Statistics from World Health Organization (1997) indicate that on a global scale, one out of every three women has experienced violence in an intimate relationship at some point in her life. Various statistical reports published by both governmental and non-governmental organizations indicate that physical abuse of Indian women is quite high, ranging from 22-60 % (ICRW Summary Report). Every year the number of women suffering from the impact of domestic violence is increasing. However the number of women seeking help for domestic violence or Intimate Partner Violence (IPV) is extremely low. It appears that women often hesitate to seek help or raise their voice against domestic violence or Intimate Partner Violence.
There are a lot of myths associated with domestic violence, which often prevents one from seeking help. Besides the myths, there is lack of awareness. Victims of Intimate Partner Violence often struggle to come out of abusive relationship because of misconceptions and lack of resources present around them. Let’s look at some of the reasons that prevents women from seeking help and ways to resolve the same.
Perceived lack of legal remedies
Statistics suggest that only 2 percent of abused women have ever sought help from the police in India (NFHS report). Victims have often spoken about how the legal system always works in the favour of the abuser. There is a major misconception around legal remedies present for victims of intimate partner violence. The legal act implemented in 2005 to protect women from domestic violence has been a breakthrough. In fact, there are multiple welfare organizations that work towards spreading awareness about rights and legal remedies available for victims of Intimate Partner Violence. To know more about the welfare organizations, click on the following link: Welfare Organizations for Abused Women. Access to legal services and safety measures for the victims are some of the things that the law mandates for victims of intimate partner violence. To read more about the legal act, click on the following link: DV Act 2005.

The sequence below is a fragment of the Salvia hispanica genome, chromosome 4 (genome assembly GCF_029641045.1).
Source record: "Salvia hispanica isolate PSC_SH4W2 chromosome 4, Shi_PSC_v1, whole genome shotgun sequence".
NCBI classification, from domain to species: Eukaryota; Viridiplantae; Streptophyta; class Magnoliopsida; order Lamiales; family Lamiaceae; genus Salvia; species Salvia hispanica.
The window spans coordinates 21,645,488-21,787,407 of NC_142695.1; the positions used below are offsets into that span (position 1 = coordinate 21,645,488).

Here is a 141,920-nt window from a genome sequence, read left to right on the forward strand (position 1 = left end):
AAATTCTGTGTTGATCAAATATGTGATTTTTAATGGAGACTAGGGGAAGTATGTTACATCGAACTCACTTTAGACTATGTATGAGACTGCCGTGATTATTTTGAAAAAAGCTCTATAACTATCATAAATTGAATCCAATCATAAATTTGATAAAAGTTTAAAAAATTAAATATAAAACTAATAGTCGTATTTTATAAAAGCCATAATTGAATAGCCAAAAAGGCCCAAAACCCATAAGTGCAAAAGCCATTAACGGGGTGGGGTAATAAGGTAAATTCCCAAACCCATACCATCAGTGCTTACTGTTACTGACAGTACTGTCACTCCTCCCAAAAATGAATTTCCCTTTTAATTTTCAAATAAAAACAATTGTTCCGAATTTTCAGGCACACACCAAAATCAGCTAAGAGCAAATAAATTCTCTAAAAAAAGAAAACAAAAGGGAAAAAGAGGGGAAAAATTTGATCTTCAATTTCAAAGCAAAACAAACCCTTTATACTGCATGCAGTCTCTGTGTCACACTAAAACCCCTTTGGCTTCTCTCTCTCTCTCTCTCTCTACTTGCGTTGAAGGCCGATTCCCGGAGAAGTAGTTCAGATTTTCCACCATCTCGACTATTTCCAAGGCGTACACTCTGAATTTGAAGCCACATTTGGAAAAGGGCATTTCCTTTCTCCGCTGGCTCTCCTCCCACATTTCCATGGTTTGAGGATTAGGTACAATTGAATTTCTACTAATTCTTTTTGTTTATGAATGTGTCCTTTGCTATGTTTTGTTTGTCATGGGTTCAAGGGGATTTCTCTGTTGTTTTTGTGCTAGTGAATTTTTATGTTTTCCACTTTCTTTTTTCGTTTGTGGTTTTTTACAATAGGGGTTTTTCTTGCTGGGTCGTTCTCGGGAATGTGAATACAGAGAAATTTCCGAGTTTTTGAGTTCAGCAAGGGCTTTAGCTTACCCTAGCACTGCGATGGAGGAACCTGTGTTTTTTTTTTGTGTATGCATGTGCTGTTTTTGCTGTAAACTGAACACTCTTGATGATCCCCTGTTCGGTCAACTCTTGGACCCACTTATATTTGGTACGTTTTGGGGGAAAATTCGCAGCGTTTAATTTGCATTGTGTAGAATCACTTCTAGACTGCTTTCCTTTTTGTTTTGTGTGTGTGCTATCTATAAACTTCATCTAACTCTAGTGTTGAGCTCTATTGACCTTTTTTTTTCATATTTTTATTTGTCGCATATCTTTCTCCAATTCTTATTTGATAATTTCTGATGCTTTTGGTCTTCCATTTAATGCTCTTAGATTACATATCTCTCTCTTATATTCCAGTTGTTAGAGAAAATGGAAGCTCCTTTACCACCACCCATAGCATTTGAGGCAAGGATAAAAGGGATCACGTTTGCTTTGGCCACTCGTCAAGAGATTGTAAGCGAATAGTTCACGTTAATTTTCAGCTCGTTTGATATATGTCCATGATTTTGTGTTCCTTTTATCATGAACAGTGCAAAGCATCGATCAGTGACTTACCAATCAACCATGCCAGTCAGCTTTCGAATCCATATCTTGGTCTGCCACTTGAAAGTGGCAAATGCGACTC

Justification of violence
About 54% women and 51% men believe that it is alright for a husband to beat his wife under some circumstances such as disrespecting in-laws, neglect of house and neglecting children (NFHS report). It is quite unfortunate to see that there is a distorted perception of marriage. As individuals, we form our opinions and perceptions by observing others around us. Having witnessed unhealthy marriages around, individuals tend to believe that this is how marriages are supposed to work. After seeing repeated violence in marriages of parents, one tends to believe that violence is justifiable in marriage. As one internalizes this belief, violence becomes acceptable. Unfortunately for something that becomes acceptable, help is rarely sought.
It is even more important for us to challenge the status quo and continually educate ourselves to understand how healthy marriages work. To learn more about how healthy marriages work, read the following article: Formula for a Great Marriage.
Lack of support system
Victims of Intimate Partner Violence often find themselves in a difficult place because their loved ones are often not willing to support them. Societal norms often consider it a taboo to discuss marital discord. Close family members and friends also find it difficult to console and comfort the person who is being abused. Often they find themselves feeling quite confused and do not know what exactly they should tell the victims. With the lack of support, the victims of IPV find themselves socially isolated and helpless.
If you have been trying to cope with intimate partner violence or know of someone who has been trying to cope with abuse and violence in their household, then reach out for emotional support and help. It could become overwhelming for the person to cope with such levels of distress. Hence it is extremely beneficial to seek help.
To speak with a qualified counsellor for further support, please call on 1800-270-1790 or 080-48130142.